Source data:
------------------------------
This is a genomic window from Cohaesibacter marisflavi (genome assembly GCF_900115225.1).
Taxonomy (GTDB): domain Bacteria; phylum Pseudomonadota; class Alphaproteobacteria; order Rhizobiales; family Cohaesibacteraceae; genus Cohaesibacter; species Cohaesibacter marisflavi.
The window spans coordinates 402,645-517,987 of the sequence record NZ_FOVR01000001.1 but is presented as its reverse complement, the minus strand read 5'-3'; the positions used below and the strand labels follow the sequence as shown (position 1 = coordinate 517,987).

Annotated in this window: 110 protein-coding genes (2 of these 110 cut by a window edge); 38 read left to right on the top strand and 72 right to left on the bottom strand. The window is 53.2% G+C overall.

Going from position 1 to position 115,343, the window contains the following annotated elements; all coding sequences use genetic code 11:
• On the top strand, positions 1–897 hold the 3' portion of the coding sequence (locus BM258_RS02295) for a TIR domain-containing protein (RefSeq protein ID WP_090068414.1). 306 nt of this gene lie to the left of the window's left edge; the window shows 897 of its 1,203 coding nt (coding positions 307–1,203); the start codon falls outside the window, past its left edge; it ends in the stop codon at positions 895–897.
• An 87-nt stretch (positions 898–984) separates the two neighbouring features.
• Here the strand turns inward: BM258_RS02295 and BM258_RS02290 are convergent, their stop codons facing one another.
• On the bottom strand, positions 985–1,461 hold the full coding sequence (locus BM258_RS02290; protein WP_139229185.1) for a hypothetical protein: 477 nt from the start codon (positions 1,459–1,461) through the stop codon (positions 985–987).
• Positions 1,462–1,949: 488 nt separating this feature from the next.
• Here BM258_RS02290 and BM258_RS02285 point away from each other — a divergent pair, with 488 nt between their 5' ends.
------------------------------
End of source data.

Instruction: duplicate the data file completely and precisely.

This is a genomic window from Cohaesibacter marisflavi (genome assembly GCF_900115225.1).
Taxonomy (GTDB): domain Bacteria; phylum Pseudomonadota; class Alphaproteobacteria; order Rhizobiales; family Cohaesibacteraceae; genus Cohaesibacter; species Cohaesibacter marisflavi.
The window spans coordinates 402,645-517,987 of the sequence record NZ_FOVR01000001.1 but is presented as its reverse complement, the minus strand read 5'-3'; the positions used below and the strand labels follow the sequence as shown (position 1 = coordinate 517,987).

Annotated in this window: 110 protein-coding genes (2 of these 110 cut by a window edge); 38 read left to right on the top strand and 72 right to left on the bottom strand. The window is 53.2% G+C overall.

Going from position 1 to position 115,343, the window contains the following annotated elements; all coding sequences use genetic code 11:
• On the top strand, positions 1–897 hold the 3' portion of the coding sequence (locus BM258_RS02295) for a TIR domain-containing protein (RefSeq protein ID WP_090068414.1). 306 nt of this gene lie to the left of the window's left edge; the window shows 897 of its 1,203 coding nt (coding positions 307–1,203); the start codon falls outside the window, past its left edge; it ends in the stop codon at positions 895–897.
• An 87-nt stretch (positions 898–984) separates the two neighbouring features.
• Here the strand turns inward: BM258_RS02295 and BM258_RS02290 are convergent, their stop codons facing one another.
• On the bottom strand, positions 985–1,461 hold the full coding sequence (locus BM258_RS02290; protein WP_139229185.1) for a hypothetical protein: 477 nt from the start codon (positions 1,459–1,461) through the stop codon (positions 985–987).
• Positions 1,462–1,949: 488 nt separating this feature from the next.
• Here BM258_RS02290 and BM258_RS02285 point away from each other — a divergent pair, with 488 nt between their 5' ends.